When checking data manipulation statements, the precompiler uses the Oracle9i set of syntax rules found in the Oracle Database SQL Language Reference but uses a stricter set of semantic rules. As a result, existing applications written for earlier versions of Oracle might not precompile successfully when SQLCHECK=SEMANTICS.

Specify SQLCHECK=SEMANTICS when precompiling new programs. If you embed PL/SQL blocks in a host program, you must specify SQLCHECK=SEMANTICS.

Enabling a Semantic Check

When SQLCHECK=SEMANTICS, the precompiler can get information needed for a semantic check in either of the following ways:

  • Connect to Oracle and access the data dictionary

  • Use embedded DECLARE TABLE statements

Connecting to Oracle

To do a semantic check, the precompiler can connect to the database that maintains definitions of tables and views referenced in your host program. After connecting, the precompiler accesses the data dictionary for needed information. The data dictionary stores table and column names, table and column constraints, column lengths, column datatypes, and so on.

If some of the needed information cannot be found in the data dictionary (because your program refers to a table not yet created, for example), you must supply the missing information using the DECLARE TABLE statement.

To connect to the database, specify the option USERID on the command line, using the syntax

USERID=username/password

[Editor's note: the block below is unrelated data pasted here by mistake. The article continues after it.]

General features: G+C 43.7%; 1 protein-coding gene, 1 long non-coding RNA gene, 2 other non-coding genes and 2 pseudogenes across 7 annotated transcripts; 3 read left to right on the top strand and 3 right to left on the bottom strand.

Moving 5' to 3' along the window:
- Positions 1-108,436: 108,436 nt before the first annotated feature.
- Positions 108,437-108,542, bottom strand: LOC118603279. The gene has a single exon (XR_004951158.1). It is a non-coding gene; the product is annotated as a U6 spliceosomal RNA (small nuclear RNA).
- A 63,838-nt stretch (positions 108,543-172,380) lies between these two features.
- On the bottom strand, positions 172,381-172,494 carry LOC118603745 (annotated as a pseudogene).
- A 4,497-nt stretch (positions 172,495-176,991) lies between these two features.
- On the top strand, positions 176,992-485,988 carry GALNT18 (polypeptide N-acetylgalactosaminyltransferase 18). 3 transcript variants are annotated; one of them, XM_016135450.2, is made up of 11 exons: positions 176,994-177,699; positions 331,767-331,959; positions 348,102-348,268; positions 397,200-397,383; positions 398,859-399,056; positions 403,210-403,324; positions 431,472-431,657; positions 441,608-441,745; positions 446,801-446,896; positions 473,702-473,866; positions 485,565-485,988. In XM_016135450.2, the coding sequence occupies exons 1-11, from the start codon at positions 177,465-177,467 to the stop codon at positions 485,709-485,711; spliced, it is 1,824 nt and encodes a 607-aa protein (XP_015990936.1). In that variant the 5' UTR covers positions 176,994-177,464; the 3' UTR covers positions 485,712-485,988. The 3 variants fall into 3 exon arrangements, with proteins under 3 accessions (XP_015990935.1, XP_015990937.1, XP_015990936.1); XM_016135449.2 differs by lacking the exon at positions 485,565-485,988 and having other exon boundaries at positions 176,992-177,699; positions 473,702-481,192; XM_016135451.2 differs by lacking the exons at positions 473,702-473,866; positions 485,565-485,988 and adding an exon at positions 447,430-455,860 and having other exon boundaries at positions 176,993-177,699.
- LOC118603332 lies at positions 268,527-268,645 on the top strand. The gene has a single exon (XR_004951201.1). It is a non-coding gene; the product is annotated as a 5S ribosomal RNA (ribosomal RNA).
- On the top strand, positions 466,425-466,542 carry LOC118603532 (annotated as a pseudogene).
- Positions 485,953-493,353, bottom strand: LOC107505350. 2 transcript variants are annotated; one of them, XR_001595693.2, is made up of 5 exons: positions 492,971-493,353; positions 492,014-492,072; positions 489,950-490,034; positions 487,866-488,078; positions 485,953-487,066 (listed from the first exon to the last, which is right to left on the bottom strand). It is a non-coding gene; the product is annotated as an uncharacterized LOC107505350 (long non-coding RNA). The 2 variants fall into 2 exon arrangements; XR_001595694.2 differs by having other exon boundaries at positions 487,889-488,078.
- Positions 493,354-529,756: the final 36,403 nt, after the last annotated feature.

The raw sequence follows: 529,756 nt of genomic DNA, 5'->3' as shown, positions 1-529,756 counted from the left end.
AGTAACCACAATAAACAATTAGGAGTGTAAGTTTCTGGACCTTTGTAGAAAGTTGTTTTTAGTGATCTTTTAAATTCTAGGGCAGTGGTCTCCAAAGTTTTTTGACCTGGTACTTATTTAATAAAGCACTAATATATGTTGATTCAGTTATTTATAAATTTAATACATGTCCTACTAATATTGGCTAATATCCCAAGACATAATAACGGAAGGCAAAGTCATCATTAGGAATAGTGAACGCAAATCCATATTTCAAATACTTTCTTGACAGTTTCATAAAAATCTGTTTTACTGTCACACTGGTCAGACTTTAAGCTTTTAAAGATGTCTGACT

where username and password comprise a valid Oracle9i userid. If you omit the password, you are prompted for it. If, instead of a username and password, you specify

USERID=/

the precompiler tries to connect to the database automatically with the userid

<prefix><username>

where prefix is the value of the initialization parameter OS_AUTHENT_PREFIX (the default value is OPS$) and username is your operating system user or task name.

If you try connecting, but cannot (for example, if the database is unavailable), the precompiler stops processing and issues an error message. If you omit the option USERID, the precompiler must get needed information from embedded DECLARE TABLE statements.

Using DECLARE TABLE

The precompiler can do a semantic check without connecting to the database as long as your program does not call any stored procedures or functions from an anonymous PL/SQL block. To do the check, the precompiler must get information about tables and views from embedded DECLARE TABLE directives. Thus, every table referenced in a data manipulation statement or PL/SQL block must be defined in a DECLARE TABLE statement.

The syntax of the DECLARE TABLE statement is

     EXEC SQL DECLARE table_name TABLE
         (col_name col_datatype [DEFAULT expr] [NULL|NOT NULL], ...)
     END-EXEC.

where expr is any expression that can be used as a default column value in the CREATE TABLE statement. col_datatype is an Oracle column declaration. Only integers can be used, not expressions. See "DECLARE TABLE (Oracle Embedded SQL Directive)".

If you use DECLARE TABLE to define a database table that already exists, the precompiler uses your definition, ignoring the one in the data dictionary.